Across the barren ice field of the Arctic Ocean, two men strode 700 miles towards Siberia on a near-impossible rescue mission to save those they’d left behind—crew of the Karluk who’d been stranded after pack ice crushed and sank their ship. One of the men walking for help in 1913 was the legendary Robert Bartlett, captain of the Karluk, who four years earlier navigated the Arctic for Robert Peary’s disputed achievement at reaching the North Pole.
He made over 50 voyages to the Arctic and was only at peace in the ice fields. Bartlett’s heroics are so celebrated that the man himself has been obscured by mythology and myth-making.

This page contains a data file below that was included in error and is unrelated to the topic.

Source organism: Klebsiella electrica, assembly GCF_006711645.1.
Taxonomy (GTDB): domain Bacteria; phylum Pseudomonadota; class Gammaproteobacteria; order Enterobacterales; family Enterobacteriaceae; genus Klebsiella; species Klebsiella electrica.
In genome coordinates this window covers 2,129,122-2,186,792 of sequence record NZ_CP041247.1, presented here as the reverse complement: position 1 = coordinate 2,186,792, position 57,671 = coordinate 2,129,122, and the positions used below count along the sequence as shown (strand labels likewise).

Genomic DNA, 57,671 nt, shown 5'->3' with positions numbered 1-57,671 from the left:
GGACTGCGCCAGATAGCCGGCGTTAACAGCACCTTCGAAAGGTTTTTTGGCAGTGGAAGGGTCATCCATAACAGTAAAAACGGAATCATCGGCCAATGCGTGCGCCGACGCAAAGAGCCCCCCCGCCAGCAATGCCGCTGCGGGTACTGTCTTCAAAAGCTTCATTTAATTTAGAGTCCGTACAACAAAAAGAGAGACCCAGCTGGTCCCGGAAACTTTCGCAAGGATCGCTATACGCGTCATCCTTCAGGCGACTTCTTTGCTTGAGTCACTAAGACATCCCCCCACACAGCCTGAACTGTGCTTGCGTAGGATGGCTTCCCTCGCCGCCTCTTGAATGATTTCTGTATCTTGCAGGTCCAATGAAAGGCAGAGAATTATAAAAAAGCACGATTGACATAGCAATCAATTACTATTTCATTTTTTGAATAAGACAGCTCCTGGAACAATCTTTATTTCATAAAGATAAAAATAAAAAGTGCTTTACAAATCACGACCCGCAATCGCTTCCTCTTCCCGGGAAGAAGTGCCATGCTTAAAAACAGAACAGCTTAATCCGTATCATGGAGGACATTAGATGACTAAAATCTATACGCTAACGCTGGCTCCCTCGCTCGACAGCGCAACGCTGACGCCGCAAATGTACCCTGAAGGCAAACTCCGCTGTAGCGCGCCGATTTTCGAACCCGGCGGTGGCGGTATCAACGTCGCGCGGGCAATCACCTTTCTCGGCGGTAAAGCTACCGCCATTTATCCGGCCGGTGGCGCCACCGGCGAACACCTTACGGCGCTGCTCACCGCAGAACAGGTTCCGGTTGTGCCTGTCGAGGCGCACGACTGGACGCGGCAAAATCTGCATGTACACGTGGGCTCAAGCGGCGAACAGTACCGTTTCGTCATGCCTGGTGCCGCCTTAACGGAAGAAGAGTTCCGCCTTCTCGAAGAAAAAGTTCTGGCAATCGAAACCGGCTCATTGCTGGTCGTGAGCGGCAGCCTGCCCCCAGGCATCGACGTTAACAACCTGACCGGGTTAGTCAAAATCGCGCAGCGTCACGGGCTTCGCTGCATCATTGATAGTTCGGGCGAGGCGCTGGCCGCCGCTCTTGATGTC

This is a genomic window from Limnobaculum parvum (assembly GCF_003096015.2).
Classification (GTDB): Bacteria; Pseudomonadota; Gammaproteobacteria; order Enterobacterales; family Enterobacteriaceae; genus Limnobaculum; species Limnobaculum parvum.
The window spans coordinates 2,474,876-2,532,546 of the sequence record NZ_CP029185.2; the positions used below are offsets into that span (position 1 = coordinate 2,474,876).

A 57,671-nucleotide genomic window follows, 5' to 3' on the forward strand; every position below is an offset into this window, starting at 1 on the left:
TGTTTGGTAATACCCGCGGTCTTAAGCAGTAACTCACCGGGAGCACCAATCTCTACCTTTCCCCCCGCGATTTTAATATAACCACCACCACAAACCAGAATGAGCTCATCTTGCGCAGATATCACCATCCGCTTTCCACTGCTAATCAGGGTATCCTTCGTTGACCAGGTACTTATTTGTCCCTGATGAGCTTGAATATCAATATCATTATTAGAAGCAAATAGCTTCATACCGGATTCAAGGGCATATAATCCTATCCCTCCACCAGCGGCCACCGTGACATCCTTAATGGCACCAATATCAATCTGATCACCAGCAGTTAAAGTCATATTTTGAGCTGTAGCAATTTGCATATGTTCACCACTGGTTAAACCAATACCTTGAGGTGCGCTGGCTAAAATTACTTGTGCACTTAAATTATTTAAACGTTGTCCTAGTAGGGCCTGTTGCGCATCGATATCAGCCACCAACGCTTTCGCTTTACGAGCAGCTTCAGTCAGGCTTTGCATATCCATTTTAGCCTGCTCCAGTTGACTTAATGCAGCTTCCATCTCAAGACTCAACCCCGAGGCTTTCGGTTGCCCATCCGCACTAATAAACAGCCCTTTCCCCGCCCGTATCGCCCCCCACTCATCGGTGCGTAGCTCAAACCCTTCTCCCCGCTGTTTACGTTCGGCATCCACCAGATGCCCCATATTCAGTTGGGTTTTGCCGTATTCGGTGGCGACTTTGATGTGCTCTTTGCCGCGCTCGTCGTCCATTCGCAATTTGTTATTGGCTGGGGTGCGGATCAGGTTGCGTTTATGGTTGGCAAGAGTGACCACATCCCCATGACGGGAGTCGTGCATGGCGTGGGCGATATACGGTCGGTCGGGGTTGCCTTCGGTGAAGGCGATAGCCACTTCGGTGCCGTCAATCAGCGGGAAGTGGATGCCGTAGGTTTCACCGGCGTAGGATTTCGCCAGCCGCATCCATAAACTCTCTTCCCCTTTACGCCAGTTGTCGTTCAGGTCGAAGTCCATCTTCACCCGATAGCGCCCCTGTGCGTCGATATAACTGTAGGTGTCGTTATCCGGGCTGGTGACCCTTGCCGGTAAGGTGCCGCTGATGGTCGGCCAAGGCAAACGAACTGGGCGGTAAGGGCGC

Based on archival research in three countries, Unchained Man is a biography of Robert Bartlett, one of the central figures in international polar exploration and Arctic history.